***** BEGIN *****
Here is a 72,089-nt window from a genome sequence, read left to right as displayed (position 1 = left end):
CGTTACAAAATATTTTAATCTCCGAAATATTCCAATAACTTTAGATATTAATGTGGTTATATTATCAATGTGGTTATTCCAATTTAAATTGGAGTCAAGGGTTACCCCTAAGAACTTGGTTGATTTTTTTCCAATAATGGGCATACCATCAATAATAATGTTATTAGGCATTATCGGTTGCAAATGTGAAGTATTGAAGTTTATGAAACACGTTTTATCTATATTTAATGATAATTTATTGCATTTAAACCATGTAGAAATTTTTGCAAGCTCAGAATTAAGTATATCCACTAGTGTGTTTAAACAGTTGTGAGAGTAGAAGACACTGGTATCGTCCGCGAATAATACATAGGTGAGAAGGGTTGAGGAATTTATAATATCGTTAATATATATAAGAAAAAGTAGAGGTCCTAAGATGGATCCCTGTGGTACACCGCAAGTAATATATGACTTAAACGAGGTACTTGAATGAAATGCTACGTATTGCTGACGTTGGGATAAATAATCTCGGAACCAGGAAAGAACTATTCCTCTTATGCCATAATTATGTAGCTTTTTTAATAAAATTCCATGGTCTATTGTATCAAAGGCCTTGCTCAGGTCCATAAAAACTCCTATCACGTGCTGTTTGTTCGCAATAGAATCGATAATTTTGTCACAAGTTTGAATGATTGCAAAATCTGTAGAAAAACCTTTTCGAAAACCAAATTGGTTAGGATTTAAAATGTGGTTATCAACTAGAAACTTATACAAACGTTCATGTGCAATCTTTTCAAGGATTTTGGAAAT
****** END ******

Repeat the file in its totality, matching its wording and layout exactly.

Here is a 72,089-nt window from a genome sequence, read left to right as displayed (position 1 = left end):
CGTTACAAAATATTTTAATCTCCGAAATATTCCAATAACTTTAGATATTAATGTGGTTATATTATCAATGTGGTTATTCCAATTTAAATTGGAGTCAAGGGTTACCCCTAAGAACTTGGTTGATTTTTTTCCAATAATGGGCATACCATCAATAATAATGTTATTAGGCATTATCGGTTGCAAATGTGAAGTATTGAAGTTTATGAAACACGTTTTATCTATATTTAATGATAATTTATTGCATTTAAACCATGTAGAAATTTTTGCAAGCTCAGAATTAAGTATATCCACTAGTGTGTTTAAACAGTTGTGAGAGTAGAAGACACTGGTATCGTCCGCGAATAATACATAGGTGAGAAGGGTTGAGGAATTTATAATATCGTTAATATATATAAGAAAAAGTAGAGGTCCTAAGATGGATCCCTGTGGTACACCGCAAGTAATATATGACTTAAACGAGGTACTTGAATGAAATGCTACGTATTGCTGACGTTGGGATAAATAATCTCGGAACCAGGAAAGAACTATTCCTCTTATGCCATAATTATGTAGCTTTTTTAATAAAATTCCATGGTCTATTGTATCAAAGGCCTTGCTCAGGTCCATAAAAACTCCTATCACGTGCTGTTTGTTCGCAATAGAATCGATAATTTTGTCACAAGTTTGAATGATTGCAAAATCTGTAGAAAAACCTTTTCGAAAACCAAATTGGTTAGGATTTAAAATGTGGTTATCAACTAGAAACTTATACAAACGTTCATGTGCAATCTTTTCAAGGATTTTGGAAAT